pH Litmus Tracker
Summary Report: Pakatan Harapan’s Institutional and Political Reforms
Come May 9th, 2019, it would be one year since the Pakatan Harapan coalition won the 14th general elections and formed a government. The historic election win witnessed the fall of the Barisan Nasional government – a government that had ruled the country for 61 years with impunity since independence in 1957. Decades of Barisan Nasional rule had resulted in
immense corruption and abuse of power.
The Pakatan Harapan coalition was unequivocal in its commitment to upholding the good governance agenda for Malaysia which is key to stamping out the country’s structural corruption and abuse of power. This commitment was inked on its election manifesto in particular Promise 14. Promise 14 states that it would, among others, strengthen anti-corruption
Having won the elections on the ticket of good governance, the Pakatan Harapan government proceeded to crystallize this particular agenda in two notable national policies – the Mid-Term Review of the 11th Malaysia Plan (Mid-Term Review) and the National Anti-Corruption Plan (NACP).
The Mid-Term Review was launched in October 2018. Pillar 1 of the Mid-Term Review includes reforms in the area of governance. It aims at ensuring greater transparency and efficiency of the public service as one of the government’s new priorities and emphases for 2018-2020.
The first of its kind, the NACP was launched in January this year and formulated in line with the spirit of the United Nations Convention against Corruption (UNCAC) to which Malaysia is a State party. This policy aims at achieving Malaysia’s vision of being a corrupt-free nation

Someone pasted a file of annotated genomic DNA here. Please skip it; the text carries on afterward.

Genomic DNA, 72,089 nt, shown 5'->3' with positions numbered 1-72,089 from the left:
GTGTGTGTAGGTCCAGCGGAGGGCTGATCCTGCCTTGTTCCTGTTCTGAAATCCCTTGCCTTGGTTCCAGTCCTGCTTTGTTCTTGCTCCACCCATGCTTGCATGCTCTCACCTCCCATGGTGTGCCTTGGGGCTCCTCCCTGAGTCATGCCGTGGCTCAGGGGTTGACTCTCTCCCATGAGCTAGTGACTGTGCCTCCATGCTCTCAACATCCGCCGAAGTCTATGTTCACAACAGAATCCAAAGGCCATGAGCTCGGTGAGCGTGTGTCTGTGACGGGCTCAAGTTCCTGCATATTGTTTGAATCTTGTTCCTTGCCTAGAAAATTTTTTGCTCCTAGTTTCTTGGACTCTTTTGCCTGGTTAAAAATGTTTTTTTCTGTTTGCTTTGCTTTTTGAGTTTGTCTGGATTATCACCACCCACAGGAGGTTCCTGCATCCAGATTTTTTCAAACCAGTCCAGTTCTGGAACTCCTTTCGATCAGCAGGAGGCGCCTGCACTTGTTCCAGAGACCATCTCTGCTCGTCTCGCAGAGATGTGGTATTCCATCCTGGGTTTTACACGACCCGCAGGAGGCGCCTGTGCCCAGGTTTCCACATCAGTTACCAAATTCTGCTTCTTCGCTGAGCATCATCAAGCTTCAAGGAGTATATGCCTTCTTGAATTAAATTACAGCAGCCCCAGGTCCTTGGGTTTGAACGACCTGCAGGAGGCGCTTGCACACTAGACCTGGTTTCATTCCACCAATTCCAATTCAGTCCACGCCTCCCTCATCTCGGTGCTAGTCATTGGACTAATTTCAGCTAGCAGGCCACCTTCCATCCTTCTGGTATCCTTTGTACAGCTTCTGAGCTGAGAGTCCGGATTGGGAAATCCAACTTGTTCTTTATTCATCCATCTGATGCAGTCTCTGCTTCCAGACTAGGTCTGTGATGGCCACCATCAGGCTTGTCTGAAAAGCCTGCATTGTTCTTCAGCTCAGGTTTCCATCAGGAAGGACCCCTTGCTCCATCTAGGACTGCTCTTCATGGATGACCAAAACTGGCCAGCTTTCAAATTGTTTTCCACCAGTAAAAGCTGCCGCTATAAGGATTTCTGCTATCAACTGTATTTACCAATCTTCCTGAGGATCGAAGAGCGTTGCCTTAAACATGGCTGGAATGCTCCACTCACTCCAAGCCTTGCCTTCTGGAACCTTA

by the year 2023.
In moving its reform agenda forward, the new government proceeded to announce a number of decisions that sought to address issues once buried by the previous Barisan Nasional administration, around structural corruption and abuse of power. Some of the decisions are:
1) The setting of up the Royal Commission of Inquiry to look into the allegations of misconduct by judges and interference in court judgments;
2) The setting up of the Royal Commission of Inquiry to investigate the existence of human trafficking camps and mass graves in Wang Kelian;
3) The reopening of the Teoh Beng Hock case;
4) The reopening of the Scorpene corruption scandal, and the trial of Altantuya Shaaribu.
While we acknowledge that the decisions made in relation to these cases are critical to ensure justice is served, we are however rather disappointed with the pace of the proposed reforms. It has almost been a year since the Pakatan Harapan coalition won the 14th general elections but delays, U-turns and inaction in realizing these reforms appear commonplace. The government had failed to formulate and provide a clear and concrete roadmap for the implementation of the proposed reforms which is necessary to ensure that it is moving in the right direction.
Download the full report here: pH Litmus Tracker Summary Report 1